JOHANNESBURG - The Public Investment Corporation (PIC) yesterday said that it wants to play a more prominent role in the governance of state-owned entities (SOEs) as a condition for further backing from its funds.
PIC chief executive Dr Dan Matjila said investing money in state-owned entities such as Eskom would involve strict conditions that included governance.
Matjila said it would from now on not be business as usual.
“Going forward we have to change course because we have realized the systematic risk nature of Eskom and it is a given that the economy cannot afford this asset to fail. We need to intervene more aggressively in SOEs because the government guarantees are not helping us in times when government finances are also under pressure,” Matjila said.
“We now need to up the game and see how we play a bigger role in fixing the governance of Eskom and other SOEs. We are in the process of finalizing a document on how we are going to invest in SOEs going forward.”
The government has in recent years extended bailouts Eskom to keep the power utility afloat. In 2015, the government sold its 13.9 percent stake in Vodacom to the PIC for an undisclosed sum to fund its R23bn allocation to Eskom.
The PIC is wholly owned by the government and acts as investment manager for the Government Employees Pension Fund (GEPF), the Unemployment Insurance Fund (UIF) and the Compensation Commission with nearly R2-trillion in assets under management. In March last year the GEPF increased its ownership of Eskom debt through the additional purchase of R8.3 billion of Eskom bonds. At the end of the same period, the GEPF held R73.7bn of bonds and bills in the embattled state-owned utility- making it the largest single owner of Eskom debt by a long way.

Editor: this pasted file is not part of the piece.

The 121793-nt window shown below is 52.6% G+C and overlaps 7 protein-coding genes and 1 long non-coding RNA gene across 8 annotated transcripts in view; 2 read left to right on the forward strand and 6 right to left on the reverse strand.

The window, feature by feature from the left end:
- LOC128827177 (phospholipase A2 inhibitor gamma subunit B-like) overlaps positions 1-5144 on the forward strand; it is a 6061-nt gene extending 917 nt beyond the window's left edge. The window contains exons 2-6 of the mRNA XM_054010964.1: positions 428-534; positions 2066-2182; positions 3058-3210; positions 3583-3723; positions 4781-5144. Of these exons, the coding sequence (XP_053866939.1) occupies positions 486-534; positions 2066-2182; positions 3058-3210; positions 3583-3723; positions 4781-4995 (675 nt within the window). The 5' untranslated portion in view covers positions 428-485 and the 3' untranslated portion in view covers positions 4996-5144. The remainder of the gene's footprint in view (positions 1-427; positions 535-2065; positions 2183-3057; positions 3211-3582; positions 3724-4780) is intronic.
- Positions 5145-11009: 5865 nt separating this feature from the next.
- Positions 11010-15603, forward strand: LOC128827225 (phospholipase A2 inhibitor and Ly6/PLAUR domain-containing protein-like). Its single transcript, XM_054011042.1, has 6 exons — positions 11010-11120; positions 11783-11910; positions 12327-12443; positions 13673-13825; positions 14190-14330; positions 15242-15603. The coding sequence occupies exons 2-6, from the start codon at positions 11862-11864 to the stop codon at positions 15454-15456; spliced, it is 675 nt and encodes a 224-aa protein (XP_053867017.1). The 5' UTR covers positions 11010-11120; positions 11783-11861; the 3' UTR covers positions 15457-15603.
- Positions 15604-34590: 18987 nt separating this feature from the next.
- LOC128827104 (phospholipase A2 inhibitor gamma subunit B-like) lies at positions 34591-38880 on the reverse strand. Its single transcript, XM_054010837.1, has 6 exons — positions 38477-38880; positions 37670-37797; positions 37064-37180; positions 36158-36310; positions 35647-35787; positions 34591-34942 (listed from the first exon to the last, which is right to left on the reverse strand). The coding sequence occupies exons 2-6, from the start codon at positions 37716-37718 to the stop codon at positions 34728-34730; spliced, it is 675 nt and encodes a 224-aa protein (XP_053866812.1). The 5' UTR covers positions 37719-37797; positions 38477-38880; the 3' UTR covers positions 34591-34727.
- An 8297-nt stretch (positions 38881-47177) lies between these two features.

The PIC which has been hoarded with allegations of state capture attempts was last month forced to release the full details of its unlisted investments by Minister of Finance, Malusi Gigaba. It is the biggest investor in SOEs.
Abel Sithole, the principal executive officer at GEPF, said the fund was looking at increasing its exposure to offshore markets but would not take the decision hastily. He added that the GEPF had made an allocation of just more than R100bn to invest in unlisted companies and that it was important to look at governance issues at the unlisted companies the PIC invests in to ensure value for money.
“While so far we have invested R46bn in the unlisted space, the total exposure we have allocated for is more than R100bn. The balance of the total allocation money sits in other portfolios of the GEPF until such a time that opportunities are presented to invest in,” Sithole said.
- BUSINESS REPORT